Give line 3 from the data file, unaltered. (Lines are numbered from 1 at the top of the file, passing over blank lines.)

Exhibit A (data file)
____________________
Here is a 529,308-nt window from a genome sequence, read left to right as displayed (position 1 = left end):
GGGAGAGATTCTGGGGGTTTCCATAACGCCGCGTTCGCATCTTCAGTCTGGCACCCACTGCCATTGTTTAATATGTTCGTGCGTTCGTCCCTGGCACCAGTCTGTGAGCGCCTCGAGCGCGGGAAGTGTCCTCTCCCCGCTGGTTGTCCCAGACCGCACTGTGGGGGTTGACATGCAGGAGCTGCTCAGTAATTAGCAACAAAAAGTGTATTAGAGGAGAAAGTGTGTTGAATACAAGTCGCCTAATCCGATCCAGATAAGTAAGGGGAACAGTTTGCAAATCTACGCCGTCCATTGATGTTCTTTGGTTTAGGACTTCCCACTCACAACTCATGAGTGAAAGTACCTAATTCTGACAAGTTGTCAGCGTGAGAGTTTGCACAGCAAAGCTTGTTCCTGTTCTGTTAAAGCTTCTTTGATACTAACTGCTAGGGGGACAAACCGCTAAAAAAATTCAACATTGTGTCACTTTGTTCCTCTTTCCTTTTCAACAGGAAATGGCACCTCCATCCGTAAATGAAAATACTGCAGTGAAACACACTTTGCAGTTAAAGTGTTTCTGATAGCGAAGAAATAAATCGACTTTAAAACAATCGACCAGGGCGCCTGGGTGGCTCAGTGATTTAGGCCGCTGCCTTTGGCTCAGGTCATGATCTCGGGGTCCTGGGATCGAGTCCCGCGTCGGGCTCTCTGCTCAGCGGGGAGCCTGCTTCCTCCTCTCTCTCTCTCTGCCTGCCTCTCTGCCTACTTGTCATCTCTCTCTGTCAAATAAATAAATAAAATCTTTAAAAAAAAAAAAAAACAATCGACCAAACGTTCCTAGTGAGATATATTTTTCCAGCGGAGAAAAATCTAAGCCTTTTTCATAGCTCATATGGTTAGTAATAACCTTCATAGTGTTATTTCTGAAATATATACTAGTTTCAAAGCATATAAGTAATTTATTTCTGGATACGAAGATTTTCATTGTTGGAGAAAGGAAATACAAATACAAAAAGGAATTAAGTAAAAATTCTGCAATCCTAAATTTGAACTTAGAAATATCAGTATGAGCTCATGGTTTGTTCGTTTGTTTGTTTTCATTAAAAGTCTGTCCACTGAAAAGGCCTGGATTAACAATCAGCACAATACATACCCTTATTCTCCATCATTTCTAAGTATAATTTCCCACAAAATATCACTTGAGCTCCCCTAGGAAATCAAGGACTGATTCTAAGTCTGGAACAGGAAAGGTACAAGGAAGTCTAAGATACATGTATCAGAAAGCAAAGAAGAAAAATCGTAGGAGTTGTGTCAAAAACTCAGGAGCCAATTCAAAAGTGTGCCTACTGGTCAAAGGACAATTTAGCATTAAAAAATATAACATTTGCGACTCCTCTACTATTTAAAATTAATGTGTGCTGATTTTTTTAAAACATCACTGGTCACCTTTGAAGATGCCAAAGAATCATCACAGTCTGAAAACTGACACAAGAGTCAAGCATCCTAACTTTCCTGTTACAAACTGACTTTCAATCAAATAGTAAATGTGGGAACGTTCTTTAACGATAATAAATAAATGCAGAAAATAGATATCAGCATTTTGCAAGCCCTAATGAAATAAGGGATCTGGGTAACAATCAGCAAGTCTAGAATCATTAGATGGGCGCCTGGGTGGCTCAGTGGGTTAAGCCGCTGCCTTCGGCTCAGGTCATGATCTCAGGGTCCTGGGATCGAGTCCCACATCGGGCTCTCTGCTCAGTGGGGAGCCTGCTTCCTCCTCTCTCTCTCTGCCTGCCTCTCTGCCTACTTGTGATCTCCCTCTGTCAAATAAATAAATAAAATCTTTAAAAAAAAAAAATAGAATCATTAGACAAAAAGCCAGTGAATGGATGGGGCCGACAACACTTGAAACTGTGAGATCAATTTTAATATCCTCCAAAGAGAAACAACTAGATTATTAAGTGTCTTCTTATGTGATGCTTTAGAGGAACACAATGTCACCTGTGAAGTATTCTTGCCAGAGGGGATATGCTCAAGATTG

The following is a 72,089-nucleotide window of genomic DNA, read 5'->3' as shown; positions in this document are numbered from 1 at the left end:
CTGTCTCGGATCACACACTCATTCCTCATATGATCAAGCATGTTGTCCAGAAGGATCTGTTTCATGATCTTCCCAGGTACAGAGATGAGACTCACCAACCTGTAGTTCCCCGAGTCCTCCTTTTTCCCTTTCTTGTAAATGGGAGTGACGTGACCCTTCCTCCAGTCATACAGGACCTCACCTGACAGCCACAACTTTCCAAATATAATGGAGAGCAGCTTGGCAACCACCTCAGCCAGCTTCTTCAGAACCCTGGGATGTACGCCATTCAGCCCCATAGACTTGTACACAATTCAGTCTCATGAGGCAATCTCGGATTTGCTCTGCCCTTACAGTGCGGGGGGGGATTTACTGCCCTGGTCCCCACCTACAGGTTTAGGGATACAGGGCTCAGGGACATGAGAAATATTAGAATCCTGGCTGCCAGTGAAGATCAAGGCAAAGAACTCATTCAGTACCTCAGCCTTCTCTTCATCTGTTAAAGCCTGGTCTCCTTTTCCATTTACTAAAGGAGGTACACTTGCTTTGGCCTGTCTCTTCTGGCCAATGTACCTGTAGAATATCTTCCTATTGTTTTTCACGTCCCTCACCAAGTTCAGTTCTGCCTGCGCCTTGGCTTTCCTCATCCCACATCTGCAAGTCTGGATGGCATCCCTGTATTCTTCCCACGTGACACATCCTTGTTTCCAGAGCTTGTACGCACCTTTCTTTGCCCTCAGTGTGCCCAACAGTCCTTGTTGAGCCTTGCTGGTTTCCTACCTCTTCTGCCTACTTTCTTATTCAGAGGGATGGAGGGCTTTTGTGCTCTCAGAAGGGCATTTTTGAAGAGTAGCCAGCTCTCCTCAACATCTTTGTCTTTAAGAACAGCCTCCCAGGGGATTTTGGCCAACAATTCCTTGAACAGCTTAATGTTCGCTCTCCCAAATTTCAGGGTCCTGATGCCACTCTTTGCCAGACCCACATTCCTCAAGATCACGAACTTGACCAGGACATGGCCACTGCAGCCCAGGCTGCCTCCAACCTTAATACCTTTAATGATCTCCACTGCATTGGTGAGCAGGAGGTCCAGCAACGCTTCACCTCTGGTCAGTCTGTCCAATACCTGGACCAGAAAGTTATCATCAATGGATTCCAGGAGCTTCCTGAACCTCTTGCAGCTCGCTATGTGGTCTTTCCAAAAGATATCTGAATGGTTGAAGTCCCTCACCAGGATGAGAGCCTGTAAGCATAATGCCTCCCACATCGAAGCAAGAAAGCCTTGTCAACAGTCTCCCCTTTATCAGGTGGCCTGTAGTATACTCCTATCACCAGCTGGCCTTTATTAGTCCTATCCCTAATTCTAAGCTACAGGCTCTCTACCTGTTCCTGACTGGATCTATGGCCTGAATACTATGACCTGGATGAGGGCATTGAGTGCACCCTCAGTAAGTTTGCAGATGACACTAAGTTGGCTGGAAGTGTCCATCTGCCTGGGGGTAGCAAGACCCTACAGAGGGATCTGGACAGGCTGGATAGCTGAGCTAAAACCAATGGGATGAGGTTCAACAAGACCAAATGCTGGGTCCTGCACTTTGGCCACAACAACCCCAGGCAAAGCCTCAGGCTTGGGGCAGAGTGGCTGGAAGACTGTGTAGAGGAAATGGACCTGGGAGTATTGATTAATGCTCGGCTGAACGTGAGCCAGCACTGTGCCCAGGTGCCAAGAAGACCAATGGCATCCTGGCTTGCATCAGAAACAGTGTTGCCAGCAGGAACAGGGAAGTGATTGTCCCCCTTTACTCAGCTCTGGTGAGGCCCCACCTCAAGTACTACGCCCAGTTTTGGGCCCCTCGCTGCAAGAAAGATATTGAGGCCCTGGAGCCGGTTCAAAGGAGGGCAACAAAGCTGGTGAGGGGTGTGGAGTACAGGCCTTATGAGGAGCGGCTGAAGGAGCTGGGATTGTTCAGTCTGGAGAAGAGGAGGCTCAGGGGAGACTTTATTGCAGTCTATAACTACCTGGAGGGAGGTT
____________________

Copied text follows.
The following is a 72,089-nucleotide window of genomic DNA, read 5'->3' as shown; positions in this document are numbered from 1 at the left end: